• Trans-1,2-dichloroethylene: EPA amended the list of recipients to add the companies listed below. The effective date for the order for these companies will be five days after April 20, 2022, when the modification was signed. The effective date of the order for the companies listed in the March 24, 2022, order will also have the effective date of five days from April 20, 2022, when the modification was signed (i.e., both the companies listed below and the companies in the order signed on March 24, 2022, for trans-1,2-dichloroethylene will have an effective date five days after April 20, 2022, the date the memorandum was signed):
    • Chemical Compounding Co;
    • Dow Inc;
    • MicroCare LLC;
    • Occidental Chemical Holding Corp;
    • Olin Corp; and
    • Versum Materials Inc.

EPA amended Appendix D -- Order Recipient Selection. Appendix D referred to p-dichlorobenzene, although it should have referred to trans-1,2-dichloroethylene. Appendix D only explains the process for identifying order recipients. EPA states that the correction does not change the obligations that apply to manufacturers and processors of trans-1,2- dichloroethylene, pursuant to TSCA Section 4(a)(2). EPA identified the recipients of the order through those sources related to manufacturers and processors of trans-1,2-dichloroethylene.


 

On May 4-5, 2022, the U.S. Environmental Protection Agency (EPA) Board of Scientific Counselors (BOSC) Executive Committee will meet to review the Office of Research and Development’s (ORD) six Strategic Research Action Plans (StRAP) for fiscal years (FY) 2023-2026. The meetings are open to the public. 87 Fed. Reg. 23861. BOSC will consider comments on the draft StRAPs that are submitted by May 3, 2022. Requests for the draft agenda or making a presentation at the meeting will be accepted until May 3, 2022. The meeting is open to the public. Registration is required.

The draft StRAPs outline the leading-edge research strategies necessary to provide the scientific foundation for EPA to execute its mandate to protect human health and the environment. ORD organized the StRAPs around each of its six National Research Programs and developed them through a series of listening sessions, workshops, and consultations with EPA partners; state, tribal, and local partners; and community groups. EPA plans to release the final StRAPs later this year. The draft StRAPs for ORD’s six National Research Programs include:

According to the draft CSS StRAP, “[a] key issue with current chemical safety assessment is that traditional approaches have been unable to keep pace with innovations in chemical design, synthesis, and use.” The draft StRAP states that CSS will continue to:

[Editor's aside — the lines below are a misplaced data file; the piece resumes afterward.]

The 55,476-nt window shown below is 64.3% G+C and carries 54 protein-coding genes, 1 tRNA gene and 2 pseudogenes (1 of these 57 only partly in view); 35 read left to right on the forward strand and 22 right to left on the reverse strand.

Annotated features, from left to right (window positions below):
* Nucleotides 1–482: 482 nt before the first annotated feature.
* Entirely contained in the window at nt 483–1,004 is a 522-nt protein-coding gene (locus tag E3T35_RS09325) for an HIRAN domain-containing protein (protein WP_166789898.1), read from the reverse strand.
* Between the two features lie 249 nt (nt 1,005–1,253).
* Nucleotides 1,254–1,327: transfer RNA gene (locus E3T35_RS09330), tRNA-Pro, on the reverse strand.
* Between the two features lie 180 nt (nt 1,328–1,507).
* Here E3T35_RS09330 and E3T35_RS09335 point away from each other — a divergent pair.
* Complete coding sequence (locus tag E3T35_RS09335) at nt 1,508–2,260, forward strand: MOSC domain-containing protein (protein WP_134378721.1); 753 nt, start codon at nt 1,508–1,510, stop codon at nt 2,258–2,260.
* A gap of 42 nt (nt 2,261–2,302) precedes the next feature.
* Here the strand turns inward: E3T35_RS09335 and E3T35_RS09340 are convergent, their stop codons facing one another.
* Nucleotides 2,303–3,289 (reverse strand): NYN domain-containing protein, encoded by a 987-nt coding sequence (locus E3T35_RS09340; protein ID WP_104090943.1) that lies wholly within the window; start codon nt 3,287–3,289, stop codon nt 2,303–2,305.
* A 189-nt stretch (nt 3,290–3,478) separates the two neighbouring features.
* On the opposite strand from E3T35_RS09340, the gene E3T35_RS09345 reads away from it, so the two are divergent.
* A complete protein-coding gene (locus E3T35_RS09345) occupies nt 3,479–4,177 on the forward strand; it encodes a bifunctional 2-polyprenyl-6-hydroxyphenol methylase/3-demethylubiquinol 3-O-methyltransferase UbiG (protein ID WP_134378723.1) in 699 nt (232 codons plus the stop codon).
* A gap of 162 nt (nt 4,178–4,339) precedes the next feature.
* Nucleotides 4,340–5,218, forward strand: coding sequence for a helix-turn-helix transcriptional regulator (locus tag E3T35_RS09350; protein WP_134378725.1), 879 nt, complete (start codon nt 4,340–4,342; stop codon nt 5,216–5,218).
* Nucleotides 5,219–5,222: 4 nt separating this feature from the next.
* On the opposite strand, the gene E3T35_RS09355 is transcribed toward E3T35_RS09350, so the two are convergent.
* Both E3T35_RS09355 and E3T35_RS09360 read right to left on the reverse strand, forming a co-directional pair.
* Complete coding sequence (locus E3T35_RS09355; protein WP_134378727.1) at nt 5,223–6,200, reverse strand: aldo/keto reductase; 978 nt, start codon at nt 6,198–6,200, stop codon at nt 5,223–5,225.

• Develop the science needed to reduce, refine, and replace vertebrate animal testing consistent with EPA policies;
  • Accelerate the pace of chemical assessment to enable its partners to make informed and timely decisions concerning the potential impacts of environmental chemicals on human health and the environment; and
  • Provide leadership to transform chemical testing, screening, prioritization, and risk assessment practices.

While continuing its core research activities, ORD envisions that CSS will further incorporate cross-cutting research priorities. To be effective over the course of the StRAP, CSS will not only develop robust scientific data and innovative tools, but also interpretative frameworks.

According to the draft HERA StRAP, HERA “develops a portfolio of fit-for-purpose human health or environmental assessment products and assessment-related research to meet EPA’s wide-ranging statutory and regulatory needs.” HERA identifies, evaluates, and integrates existing and emerging information from diverse scientific disciplines to characterize human or environmental hazards. The draft StRAP states that HERA advances the science and practice of assessment through methods development, case studies, models, and tools that are tethered to assessment needs.

HERA “will continue as a leader in innovating and applying systematic review methods, including evidence integration and mapping.” According to the draft StRAP, areas of new or increasing emphasis will incorporate research relevant to children’s environmental health, equity and environmental justice, climate change, and cumulative risk. The draft StRAP states that HERA’s strategic direction “culminates in a program structured to facilitate efficient construction and production of high-quality, transparent, state-of-the-science assessment research that maximizes resources to address priority statutory, regulatory, and programmatic needs.”

Tags: ACE, BOSC, CSS, HERA, HS, ORD, SHC, SSWR, StRAP

 
By Lynn L. Bergeson and Carla N. Hutton